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Title:Application of diffusion weighted imaging in studying motor control and moving towards higher resolution diffusion imaging
Author(s):Holtrop, Joseph
Advisor(s):Sutton, Bradley P.
Department / Program:Bioengineering
Degree Granting Institution:University of Illinois at Urbana-Champaign
Subject(s):Motor Control
Diffusion Imaging
Diffusion Tensor Imaging
Abstract:Diffusion weighted imaging (DWI) is a magnetic resonance imaging technique that is able to give valuable insight into neuronal structure in vivo. By looking at the diffusion of water molecules, information on the integrity of different fiber pathways are able to be observed. One particular application of DWI is to provide a non-invasive window into changes in fiber pathways with age, in hopes to better understand the aging process. Along with age-related declines in myelination of fiber pathways in the brain, there is generally a decline in performance on both cognitive and motor tasks. By combining motor control measures and diffusion metrics, the role of the neural structure in the performance of the aging motor system can assessed. The work presented here compares several different effectors to see if motor control declines differently and if that difference is related to myelination changes in fiber pathways specific to each effector. A decline in the myelination of age was observed and was also able to explain significant amounts of the age-related variance in motor control in particular motor control tasks for effectors. The ability to accurately measure effector specific pathways is limited by the spatial resolution of current DWI acquisitions. In order to get improve DWI to get more accurate measurements of specific fiber tracts, a technique to achieve higher image resolution diffusion weighted images is developed and implemented. The technique uses a 3D approach to increase SNR, while utilizing a relatively short TR, leading to a more efficient imaging scheme. Techniques to overcome the challenges associated with long readouts, motion induced phase errors, and image reconstruction were developed and tested. Results are given for 1 mm isotropic resolution on volunteer's brains scanned on a 3 T MRI scanner.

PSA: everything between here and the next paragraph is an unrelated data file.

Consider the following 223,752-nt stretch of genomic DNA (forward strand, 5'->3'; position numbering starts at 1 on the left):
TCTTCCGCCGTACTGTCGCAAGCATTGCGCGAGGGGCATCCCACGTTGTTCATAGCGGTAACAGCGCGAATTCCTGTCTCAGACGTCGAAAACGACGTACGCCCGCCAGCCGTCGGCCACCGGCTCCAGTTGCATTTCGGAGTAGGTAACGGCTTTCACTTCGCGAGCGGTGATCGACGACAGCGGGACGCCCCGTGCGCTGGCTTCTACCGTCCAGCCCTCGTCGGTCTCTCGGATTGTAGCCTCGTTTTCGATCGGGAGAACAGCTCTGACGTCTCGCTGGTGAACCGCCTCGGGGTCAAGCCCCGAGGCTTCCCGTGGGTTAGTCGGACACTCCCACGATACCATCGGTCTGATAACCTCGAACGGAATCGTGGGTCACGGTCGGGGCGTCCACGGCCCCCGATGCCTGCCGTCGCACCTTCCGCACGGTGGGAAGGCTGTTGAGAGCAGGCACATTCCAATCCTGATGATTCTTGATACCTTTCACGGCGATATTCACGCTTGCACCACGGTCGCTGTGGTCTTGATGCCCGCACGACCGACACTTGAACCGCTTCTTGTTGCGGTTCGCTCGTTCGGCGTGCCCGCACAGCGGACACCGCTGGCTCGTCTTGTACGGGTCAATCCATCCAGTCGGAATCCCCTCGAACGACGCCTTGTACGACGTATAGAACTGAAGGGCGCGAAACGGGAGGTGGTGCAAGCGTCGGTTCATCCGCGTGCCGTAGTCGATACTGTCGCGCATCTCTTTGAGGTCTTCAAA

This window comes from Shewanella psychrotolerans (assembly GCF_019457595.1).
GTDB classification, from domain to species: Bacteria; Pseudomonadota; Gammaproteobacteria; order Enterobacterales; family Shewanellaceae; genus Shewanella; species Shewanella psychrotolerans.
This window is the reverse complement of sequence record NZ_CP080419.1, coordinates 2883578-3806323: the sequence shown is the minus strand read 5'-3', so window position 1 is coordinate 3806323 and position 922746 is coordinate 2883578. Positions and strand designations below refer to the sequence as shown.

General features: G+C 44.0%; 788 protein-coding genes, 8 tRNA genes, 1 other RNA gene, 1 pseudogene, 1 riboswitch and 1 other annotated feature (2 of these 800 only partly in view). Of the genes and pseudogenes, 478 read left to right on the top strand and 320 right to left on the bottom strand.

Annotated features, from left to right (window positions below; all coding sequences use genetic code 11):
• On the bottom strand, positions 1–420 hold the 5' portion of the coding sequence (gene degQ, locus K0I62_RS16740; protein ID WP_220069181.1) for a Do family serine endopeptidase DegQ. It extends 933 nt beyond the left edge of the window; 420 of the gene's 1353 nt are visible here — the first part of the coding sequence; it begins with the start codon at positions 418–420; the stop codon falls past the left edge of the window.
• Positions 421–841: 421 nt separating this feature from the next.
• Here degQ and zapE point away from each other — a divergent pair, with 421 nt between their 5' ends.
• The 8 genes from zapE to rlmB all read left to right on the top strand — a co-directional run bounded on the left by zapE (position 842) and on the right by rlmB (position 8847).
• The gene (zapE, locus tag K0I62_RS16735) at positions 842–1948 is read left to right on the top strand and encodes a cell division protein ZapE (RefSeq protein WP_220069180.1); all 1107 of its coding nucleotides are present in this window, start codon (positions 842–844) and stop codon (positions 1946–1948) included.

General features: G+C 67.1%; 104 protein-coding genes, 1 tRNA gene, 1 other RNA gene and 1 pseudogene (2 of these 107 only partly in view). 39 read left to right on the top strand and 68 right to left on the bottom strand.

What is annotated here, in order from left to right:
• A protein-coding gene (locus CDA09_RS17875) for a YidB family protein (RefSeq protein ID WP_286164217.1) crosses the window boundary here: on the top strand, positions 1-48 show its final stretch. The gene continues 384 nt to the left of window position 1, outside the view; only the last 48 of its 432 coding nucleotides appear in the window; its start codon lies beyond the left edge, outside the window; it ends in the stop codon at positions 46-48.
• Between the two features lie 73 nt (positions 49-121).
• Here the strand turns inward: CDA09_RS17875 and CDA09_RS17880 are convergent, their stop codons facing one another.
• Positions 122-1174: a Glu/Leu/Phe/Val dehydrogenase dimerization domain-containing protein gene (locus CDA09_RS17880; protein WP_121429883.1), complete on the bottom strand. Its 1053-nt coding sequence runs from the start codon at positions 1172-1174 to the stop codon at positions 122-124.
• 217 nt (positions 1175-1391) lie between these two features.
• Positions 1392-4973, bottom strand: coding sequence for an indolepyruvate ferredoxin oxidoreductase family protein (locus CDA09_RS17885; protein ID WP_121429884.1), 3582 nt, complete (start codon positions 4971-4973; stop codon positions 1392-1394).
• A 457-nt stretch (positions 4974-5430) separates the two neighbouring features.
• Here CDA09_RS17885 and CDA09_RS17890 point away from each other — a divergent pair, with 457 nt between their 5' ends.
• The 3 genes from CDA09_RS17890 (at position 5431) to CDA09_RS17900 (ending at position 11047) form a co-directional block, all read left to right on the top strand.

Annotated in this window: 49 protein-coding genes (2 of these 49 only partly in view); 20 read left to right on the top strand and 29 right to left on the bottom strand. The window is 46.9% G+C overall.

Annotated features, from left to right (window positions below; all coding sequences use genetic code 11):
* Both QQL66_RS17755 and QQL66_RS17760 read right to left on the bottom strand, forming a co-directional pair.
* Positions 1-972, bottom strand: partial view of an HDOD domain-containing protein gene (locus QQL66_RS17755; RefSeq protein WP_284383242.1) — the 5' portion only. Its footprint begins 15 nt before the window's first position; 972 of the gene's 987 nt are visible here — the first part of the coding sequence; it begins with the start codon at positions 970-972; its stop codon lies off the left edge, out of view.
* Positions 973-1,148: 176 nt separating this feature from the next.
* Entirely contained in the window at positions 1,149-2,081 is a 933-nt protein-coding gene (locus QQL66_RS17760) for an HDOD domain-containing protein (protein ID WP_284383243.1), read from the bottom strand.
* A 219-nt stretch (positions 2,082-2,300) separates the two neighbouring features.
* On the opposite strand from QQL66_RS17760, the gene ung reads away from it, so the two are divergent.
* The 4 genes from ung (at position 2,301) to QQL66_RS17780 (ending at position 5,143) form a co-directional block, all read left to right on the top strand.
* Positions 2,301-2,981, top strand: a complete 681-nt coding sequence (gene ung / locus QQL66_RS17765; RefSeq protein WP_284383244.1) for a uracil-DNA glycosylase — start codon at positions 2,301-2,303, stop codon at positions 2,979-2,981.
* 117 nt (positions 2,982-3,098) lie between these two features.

Issue Date:2012-06-27
Rights Information:Copyright 2012 Joseph Holtrop
Date Available in IDEALS:2014-06-28
Date Deposited:2012-05

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